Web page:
Stonington marina owners suggest ways to help their industry thrive

Stonington — More than 20 marina owners and others with connections to the business met with town officials Thursday afternoon to suggest ways the town could help their segment of the economy.

The meeting was organized by the town’s Economic Development Commission and Department of Planning, which have been holding similar forums with other sectors of the community and then proposing zoning revisions.

“We want to get a sense of what are the special needs of your marinas and how we can make it easier for you and your customers to function,” First Selectman Rob Simmons told the group.

The forum, which lasted more than an hour and was held at the LaGrua Center in the borough, resulted in a wide-ranging discussion on topics from zoning and taxation to water quality and industry promotion.

Director of Planning Jason Vincent said the town wants to determine if there are factors that are preventing success or are barriers to investment.

He said the town will now take the suggestions, collect data and see what steps can be taken to assist the industry.

The town’s Plan of Conservation and Development recognizes marinas as an important economic driver in town and recommends investigating changes needed to assist this unique sector of the town’s economy.

Stan Cardinal, the owner of Cardinal Cove marina, and Joyce Ballou, the owner of Greenhaven Marina, were among those who said town zoning regulations, which classify their operations as legal nonconforming uses, prevent them from expanding, making improvements or appealing denials. Ballou also questioned why the value of labor on any upgrade is considered when the town figures out its value for taxation purposes.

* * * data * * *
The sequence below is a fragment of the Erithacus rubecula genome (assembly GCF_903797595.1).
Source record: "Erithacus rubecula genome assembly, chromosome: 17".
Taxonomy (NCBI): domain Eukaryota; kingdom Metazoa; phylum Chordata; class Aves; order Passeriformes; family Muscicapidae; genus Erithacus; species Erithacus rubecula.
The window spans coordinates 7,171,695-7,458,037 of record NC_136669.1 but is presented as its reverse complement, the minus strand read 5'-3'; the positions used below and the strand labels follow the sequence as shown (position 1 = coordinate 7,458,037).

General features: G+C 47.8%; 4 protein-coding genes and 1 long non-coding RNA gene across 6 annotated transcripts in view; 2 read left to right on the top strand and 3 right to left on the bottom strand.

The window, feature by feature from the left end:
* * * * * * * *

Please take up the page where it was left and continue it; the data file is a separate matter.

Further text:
Ballou also urged the town to improve enforcement of speeding and other violations on the Pawcatuck River where her marina is located.

Other owners said the value the town places on their property for taxation is not related to its value as a marina but is based on the value of the land, which can be used to construct “a McMansion.” Ballou said her taxes have gone up 500 percent over the past 12 years.

Paul Goetz, the owner of the 50-slip Stonington Marina, said he is concerned about the water quality in Wequetequock Cove, where his marina is located and which he said has degraded over the years, the result of not extending sewers into the area.

“Water quality is the No. 1 thing that draws people to our town,” he said.

Lou Allyn, a member of the Mystic Harbor Management Commission, said the increasing number of “outspoken and antagonistic” residents who complain about water-related uses such as the Quiambaug Cove residents fighting a commercial oystering proposal will result in more and more pressure to limit marine commercial activity.

Tiger LeBelle, the owner of Connor’s and O’Brien marina in Pawcatuck, said the state of Connecticut does nothing to help marinas compared to Rhode Island, where there are tax breaks and training programs for those who want to get into the industry. Some of his competitors are just across the Pawcatuck River, he said.

Others said the state's high sales tax on boat purchases — Rhode Island has none and Florida caps taxes at $18,000, even for the most expensive boats — forces people to buy and register boats elsewhere.

Other suggestions were re-activating the defunct Pawcatuck River Harbor Management Commission, using vacant mills along Mechanic Street for boat storage, better promoting the town’s marinas, preserving the Town Dock fishing fleet, using technology to improving enforcement on the water and loosening restrictions in the marine commercial zone.

j.wojtas@theday.com

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